December 16, 2016
Bukchon Hanok Village. Photo credit: Nattee Chalermtiragool / Shutterstock.com
Gyeongbokgung Palace. Photo credit: Sontaya Phophedleb / Shutterstock.com
Dongdaemun Design Plaza. Photo credit: CJ Nattanai / Shutterstock.com
Aview towards Bukhansan montain. Photo credit: Joe Photographer / Shutterstock.com
Melbourne-based writer Caterina Hrysomallis gives five reasons why you should get to the South Korean capital (before everyone else does).
Over the past few years Tokyo has risen to the top of trending travel destination lists faster than a speeding Shinkansen. Since 2012, the number of international visitors to Japan has more than doubled and the recent Condé Nast Traveler 2016 Readers Choice Awards survey saw the Nippon capital voted as the Best (non-U.S.) City in the World.
Certainly Tokyo has much to offer urban adventurers – fab food, a diverse design scene, ancient customs cradled amid neon-lit modernity – but for those wanting a less obvious alternative, there is another on-the-up Asian destination close at hand.
Seoul offers a similar big-city buzz, amazing eats and proud cultural heritage. It’s long been a favourite with stylish Asia-based jetsetters, but many western travellers are only just waking up to the South Korean capital’s various charms.
However, with so much to offer, we think this high-speed, hyper-connected city is poised to be 2017’s new hottest city-break desti. Here’s why you should see it before everyone else does.
Edo shrines in the shadow of Skytree, trad teahouses tucked behind glitzy shopping strips; the juxtaposition of old and new is one aspect that makes Tokyo so bewitching and bamboozling. But Seoul too has historic sights secreted amongst its many skyscrapers.
Bukchon Hanok Village is an enchanting enclave of narrow alleyways and restored old wooden houses that can be easily explored in a morning, or try the less touristy Seochon Village for a more intimate encounter with traditional Seoul. The C.14th Gyeongbokgung Palace, once the royal residence of the Joseon dynasty, is also well worth a wander for its idyllic water gardens and pagoda rooftops – better yet it’s open to the public six days a week (unlike Tokyo’s Imperial Palace).
And the new? Well in one of the the world’s most architecturally avant-garde cities, it’s all around you. Simply stroll along Cheonggyecheon Stream, a waterside walkway that cuts through glittering towers and beneath beautiful bridges, or flit to designy Dongdaemun, home to Zaha Hadid’s gleaming, spaceship-like Dongdaemun Design Plaza, among many other futuristic buildings.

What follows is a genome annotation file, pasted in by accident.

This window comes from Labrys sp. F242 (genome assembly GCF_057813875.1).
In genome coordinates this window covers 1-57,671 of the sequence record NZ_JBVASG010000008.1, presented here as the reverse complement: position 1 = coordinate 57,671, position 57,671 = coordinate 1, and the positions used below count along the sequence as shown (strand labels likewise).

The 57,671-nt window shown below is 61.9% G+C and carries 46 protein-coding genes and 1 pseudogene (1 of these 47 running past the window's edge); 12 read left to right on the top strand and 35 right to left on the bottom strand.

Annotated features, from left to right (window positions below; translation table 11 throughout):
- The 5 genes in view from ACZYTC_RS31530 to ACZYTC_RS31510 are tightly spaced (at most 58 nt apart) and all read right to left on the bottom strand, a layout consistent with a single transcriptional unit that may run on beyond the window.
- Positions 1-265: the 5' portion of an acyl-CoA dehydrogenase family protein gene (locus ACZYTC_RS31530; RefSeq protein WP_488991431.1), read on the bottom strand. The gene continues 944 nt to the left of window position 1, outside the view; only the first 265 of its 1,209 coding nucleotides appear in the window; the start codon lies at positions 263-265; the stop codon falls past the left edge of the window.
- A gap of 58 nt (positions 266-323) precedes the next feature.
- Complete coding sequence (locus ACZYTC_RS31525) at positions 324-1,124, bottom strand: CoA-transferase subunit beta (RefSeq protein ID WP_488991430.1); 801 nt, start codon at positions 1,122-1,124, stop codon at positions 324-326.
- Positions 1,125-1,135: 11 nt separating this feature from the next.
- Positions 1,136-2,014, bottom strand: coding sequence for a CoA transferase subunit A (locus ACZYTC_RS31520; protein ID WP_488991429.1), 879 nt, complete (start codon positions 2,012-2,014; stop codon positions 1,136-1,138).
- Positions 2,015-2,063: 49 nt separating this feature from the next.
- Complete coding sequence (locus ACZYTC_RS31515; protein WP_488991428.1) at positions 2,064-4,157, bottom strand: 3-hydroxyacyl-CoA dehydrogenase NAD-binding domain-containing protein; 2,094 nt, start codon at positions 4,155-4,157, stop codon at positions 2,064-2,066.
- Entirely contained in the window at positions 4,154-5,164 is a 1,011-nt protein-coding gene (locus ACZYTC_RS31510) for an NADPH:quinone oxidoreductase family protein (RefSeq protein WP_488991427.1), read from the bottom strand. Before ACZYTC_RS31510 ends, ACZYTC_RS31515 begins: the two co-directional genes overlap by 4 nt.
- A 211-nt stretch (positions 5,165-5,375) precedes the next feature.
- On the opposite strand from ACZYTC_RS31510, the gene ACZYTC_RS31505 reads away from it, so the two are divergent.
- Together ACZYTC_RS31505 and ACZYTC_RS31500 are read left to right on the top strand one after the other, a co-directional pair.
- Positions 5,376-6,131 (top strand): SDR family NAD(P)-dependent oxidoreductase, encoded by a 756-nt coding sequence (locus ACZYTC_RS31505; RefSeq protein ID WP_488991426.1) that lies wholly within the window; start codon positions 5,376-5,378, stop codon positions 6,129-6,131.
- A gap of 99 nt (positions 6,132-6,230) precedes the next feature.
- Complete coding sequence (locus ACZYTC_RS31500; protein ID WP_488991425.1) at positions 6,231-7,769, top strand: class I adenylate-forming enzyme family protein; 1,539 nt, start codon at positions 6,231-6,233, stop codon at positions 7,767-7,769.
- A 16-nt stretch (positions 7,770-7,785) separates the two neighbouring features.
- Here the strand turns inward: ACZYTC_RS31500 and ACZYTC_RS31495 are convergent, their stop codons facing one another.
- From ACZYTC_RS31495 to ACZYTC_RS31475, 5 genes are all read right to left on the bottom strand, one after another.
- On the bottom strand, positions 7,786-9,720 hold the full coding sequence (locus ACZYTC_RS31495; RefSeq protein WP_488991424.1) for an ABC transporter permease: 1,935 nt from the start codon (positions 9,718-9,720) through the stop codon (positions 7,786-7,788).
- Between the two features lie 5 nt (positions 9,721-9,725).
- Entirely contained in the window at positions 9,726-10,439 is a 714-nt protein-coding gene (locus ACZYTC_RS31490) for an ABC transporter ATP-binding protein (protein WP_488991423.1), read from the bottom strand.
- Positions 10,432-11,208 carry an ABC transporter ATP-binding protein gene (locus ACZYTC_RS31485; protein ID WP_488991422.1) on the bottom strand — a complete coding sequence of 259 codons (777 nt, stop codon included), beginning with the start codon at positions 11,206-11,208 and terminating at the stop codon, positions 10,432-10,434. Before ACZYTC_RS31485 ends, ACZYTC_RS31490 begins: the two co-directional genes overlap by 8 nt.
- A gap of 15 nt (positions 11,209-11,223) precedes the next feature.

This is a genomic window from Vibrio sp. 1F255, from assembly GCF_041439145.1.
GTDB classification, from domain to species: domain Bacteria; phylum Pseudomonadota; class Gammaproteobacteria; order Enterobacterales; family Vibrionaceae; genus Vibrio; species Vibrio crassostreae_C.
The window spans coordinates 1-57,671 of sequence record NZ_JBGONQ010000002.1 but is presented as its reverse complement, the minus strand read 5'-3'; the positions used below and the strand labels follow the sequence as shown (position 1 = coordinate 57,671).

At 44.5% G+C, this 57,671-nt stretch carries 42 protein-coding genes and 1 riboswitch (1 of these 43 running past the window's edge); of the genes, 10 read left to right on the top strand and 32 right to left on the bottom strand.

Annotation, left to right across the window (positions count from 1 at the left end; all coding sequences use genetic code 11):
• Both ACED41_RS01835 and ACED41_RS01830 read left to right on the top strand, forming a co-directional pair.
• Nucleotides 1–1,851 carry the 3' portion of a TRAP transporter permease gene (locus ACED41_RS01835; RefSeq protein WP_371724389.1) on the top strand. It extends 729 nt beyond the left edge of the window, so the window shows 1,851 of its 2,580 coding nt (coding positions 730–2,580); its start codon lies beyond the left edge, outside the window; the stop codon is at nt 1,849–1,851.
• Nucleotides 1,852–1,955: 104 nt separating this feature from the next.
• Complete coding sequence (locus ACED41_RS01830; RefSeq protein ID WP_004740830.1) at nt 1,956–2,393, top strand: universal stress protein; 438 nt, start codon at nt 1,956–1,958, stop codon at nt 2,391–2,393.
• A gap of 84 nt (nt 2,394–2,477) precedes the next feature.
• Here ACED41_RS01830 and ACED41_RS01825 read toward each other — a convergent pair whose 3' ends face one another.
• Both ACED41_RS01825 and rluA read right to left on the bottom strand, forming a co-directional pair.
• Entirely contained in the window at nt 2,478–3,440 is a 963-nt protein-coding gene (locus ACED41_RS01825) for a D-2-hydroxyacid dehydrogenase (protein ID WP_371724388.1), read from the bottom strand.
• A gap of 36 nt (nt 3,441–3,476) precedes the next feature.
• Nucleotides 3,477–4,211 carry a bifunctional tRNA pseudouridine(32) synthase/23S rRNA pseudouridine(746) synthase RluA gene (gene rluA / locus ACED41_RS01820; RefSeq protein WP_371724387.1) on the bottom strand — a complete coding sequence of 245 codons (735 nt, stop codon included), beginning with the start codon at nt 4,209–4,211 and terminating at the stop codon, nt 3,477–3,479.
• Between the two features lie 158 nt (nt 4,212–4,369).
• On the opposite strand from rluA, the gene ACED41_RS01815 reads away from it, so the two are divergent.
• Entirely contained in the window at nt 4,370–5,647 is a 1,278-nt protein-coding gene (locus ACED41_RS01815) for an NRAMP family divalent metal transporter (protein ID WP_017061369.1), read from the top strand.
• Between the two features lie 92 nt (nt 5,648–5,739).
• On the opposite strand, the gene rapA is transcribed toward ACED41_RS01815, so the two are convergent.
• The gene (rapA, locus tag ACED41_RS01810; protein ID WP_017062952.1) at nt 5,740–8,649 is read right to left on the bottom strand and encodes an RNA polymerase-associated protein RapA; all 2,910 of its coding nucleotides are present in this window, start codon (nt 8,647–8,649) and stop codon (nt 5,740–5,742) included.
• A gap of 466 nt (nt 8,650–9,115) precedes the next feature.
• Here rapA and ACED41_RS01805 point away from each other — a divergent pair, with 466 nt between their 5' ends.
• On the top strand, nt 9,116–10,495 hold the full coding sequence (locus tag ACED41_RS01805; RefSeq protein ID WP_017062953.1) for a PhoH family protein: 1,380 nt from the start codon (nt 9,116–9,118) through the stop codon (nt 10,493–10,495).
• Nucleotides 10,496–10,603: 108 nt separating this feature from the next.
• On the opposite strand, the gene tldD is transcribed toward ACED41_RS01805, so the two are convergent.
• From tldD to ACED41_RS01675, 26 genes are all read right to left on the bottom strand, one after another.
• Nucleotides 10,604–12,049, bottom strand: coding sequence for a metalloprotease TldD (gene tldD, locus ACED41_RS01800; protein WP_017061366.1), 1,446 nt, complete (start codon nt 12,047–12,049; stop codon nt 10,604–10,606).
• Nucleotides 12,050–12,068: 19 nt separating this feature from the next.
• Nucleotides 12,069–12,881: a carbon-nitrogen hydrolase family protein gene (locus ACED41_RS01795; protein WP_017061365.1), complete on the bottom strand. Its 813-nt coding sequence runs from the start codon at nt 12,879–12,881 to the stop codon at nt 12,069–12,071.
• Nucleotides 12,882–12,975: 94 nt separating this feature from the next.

Yes, Tokyo has sushi, soba, ramen and robatayaki, but Seoul isn’t short on enticing epicurean options either. From bi bim bap to smokey charcoal bbq, chimaek (fried chicken and beer) and, of course, kimchi, Korea’s food scene is one big dosirak of different flavours and cooking styles.
Lovers of street eats should start at Gwangjang Market where you can sample everything from silkworm snacks twigim – the Korean take on tempura, but made with more substantial ingredients such as squid and boiled eggs. For more refined fair, shimmy to smart Seokparang for haute Korean in an old prince’s pad, or Bicena where classic K-fare is finessed into surprising seasonal menus.
Many visitors to Tokyo love the immersive Japanese culture and aesthetic attention to detail that imbues everything facet of life from kawaii cat cafes to the pretty packaging afforded to any Isetan purchase. Similarly, in Seoul, Koreaness is omnipotent; it blares from store speakers in the form of catchy K-pop, while local soap stars, emblazoned on megawatt screens, look down onto busy intersections. In recent years, Korean beauty has achieved cult-like status globally; in Seoul, stores on every main street stock an array of high-tech skincare, makeup and industry secrets, while fashion leaders like Rare Market and Gentle Monster demo cutting-edge Seoul style.
For the capital of ‘The Land of the Morning Calm’, Seoul is often anything but; this is an ever-buzzing 24/7 metropolis where restaurants, bars and PC bangs stay open till the wee hours, while some malls don’t close until well after midnight. It’s a metropolis of crowded streets (and crushing traffic), but there are also plenty of areas of calm tranquility such as the many jjimjilbangs (public bathhouses) which Seoulites frequent to steam, soak and de-stress.
The South Korean capital might be known for its love of plastic surgery, but the city also embraces its natural beauty. Set amid granite mountains, the capital is dotted by a number of high peaks that pop up above the skyscrapers. Gwanaksan, Achasan and Bukhansan are all easily accessible via the subway system and offer excellent hiking plus stunning panoramic views of the city for those willing to make the climb.
Are you convinced? Then nab a LUXE Seoul guide to unearth more of the city’s best bits.
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